The afternoon session saw separate meetings of the Architecture, Best Practice/DRIS, and LOD task groups. In the LOD session, Jon Corson-Rikert, chief SW developer, introduced the VIVO software, a tool to build a “Semantic Web” with LOD. VIVO includes an OWL ontology editor, an RDF content editor, HTML Web display and search, and LOD facility. The tool focuses on publicly available data. It offers a single point of discovery as well as integrated, filterable feeds. VIVO models types and relationships in the world in an ontology, the VIVO SW expresses this model. Vitro is a tool built on VIVO, which can be used to model classes and properties, it is available on SourceForge for download. CERIF and VIVO have a number of common classes, which can be used to align the two. LOD has requirements of its own that are not always identical with the same data published on Web pages, there may be multiple URIs for the same data for example, which can be dealt with via “sameAs” relations. Rich Exports may be a way of simplifying the LOD experience, e.g. a rich export would export from LOD the entire information typically found on a CV. VIVO is embedded in a wider information ecosystem, it leverages existing repositories of bibliographic metadata and other publicly available LOD. VIVO runs annual workshops for implementers.
David Shotton presented his work on CERRO: the CERIF Roles and Relationships Ontology [ppt]. Time-constrained roles and relationships are often a necessary requirement to increase the specificity of RDF triples. The Publishing Roles ontology allows for representation of roles with relation to time, the Publishing Status Ontology represents the status of a publication in time. CERRO is following this approach to model roles and publications in CERIF. CERRO is available on SourceForge.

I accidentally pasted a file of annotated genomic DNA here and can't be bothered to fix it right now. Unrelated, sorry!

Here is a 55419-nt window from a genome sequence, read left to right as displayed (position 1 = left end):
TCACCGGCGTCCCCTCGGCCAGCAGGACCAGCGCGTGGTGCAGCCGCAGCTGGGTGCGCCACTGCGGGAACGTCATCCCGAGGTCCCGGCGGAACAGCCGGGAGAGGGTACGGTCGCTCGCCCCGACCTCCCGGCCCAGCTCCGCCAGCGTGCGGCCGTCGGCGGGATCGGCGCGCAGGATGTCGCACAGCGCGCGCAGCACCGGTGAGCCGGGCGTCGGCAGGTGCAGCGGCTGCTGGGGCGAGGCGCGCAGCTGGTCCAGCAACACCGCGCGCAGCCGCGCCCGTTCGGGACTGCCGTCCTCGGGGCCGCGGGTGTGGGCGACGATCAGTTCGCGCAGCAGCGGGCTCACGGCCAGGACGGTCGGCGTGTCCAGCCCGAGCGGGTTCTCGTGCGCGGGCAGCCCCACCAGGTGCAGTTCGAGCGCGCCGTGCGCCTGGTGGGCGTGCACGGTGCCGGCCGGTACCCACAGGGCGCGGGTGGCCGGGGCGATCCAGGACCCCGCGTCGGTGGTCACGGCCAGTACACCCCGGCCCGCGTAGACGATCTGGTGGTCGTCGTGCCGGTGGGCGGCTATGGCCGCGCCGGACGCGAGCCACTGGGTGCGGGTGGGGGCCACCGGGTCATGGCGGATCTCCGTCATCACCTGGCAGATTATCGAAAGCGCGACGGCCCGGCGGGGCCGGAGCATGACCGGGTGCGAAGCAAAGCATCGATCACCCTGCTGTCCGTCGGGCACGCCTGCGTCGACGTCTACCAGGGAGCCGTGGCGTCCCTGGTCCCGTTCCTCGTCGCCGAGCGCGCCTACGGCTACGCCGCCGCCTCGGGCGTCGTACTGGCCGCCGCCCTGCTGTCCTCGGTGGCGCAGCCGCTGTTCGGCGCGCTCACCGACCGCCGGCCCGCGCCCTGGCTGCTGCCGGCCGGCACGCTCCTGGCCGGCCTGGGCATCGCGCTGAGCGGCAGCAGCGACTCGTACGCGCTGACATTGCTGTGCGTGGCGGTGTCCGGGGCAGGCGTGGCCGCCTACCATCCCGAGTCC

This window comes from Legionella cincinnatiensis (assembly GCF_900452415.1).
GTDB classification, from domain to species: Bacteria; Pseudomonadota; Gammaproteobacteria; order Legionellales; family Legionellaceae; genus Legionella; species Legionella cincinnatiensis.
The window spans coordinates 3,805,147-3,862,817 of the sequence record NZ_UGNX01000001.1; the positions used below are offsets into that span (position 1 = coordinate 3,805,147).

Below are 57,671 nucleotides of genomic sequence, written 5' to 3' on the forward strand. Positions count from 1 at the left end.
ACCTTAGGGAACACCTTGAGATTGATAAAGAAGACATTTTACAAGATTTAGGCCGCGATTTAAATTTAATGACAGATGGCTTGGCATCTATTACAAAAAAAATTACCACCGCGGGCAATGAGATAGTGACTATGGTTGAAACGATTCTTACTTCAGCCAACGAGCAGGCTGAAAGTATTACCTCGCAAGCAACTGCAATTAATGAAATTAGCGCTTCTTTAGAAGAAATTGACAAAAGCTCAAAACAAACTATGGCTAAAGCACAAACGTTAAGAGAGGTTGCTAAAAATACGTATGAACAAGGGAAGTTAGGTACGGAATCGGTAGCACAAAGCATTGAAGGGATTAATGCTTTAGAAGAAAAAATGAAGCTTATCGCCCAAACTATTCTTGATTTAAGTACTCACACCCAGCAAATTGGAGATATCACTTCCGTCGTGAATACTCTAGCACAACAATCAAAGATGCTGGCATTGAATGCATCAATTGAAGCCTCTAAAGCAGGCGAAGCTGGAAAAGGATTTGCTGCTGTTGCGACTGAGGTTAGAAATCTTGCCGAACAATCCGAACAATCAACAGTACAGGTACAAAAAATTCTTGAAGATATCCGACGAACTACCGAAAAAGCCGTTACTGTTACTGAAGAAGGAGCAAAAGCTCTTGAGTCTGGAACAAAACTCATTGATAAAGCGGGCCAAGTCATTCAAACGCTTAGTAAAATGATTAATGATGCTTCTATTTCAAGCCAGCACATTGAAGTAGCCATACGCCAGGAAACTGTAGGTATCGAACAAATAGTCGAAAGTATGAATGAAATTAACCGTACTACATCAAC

The LOD Task Group aims to leverage CRIS data by exposing it through Web technology so that it can be interlinked and become more useful. It identifies use cases and scenarios for LOD, addresses ethical issues with LOD, produces recommendations for publishing CERIF data as LOD, informs the CERIF Task Group about useful changes to the data model. The Task Group will produce a CERIF LD recommendation as well as a prototype implementation. It limits itself to CERIF 1.3 for 2012 and focuses on easy transition/extension of existing CERIF deployments. The LD recommendations are restricted to the semantics of the CERIF version used, and enrichments via additional ontologies should be restricted to optional modules. The plan for 2012 is to produce the CERIF use cases for LD, study the technical and managerial challenges of LCD (Linked Closed Data), produce recommendations for exposing CRIS data using the CERIF model, produce a mapping between VIVO and CERIF, produce documentation for vendors and other interested parties on the Website. The chosen LD approach is to use RDF to expose CRIS data in XML format, enhance the data with links to controlled vocabularies and other datasets, publication of guidelines, as well as SPARQL and Web interfaces. Stakeholders include institutions, funding bodies, researchers, but also the general public which funds much of the research activity. The LD implementation will require an extension to the CERIF data model, as a link needs to be created from an internal entity within the CERIF system to an external entity published as LOD.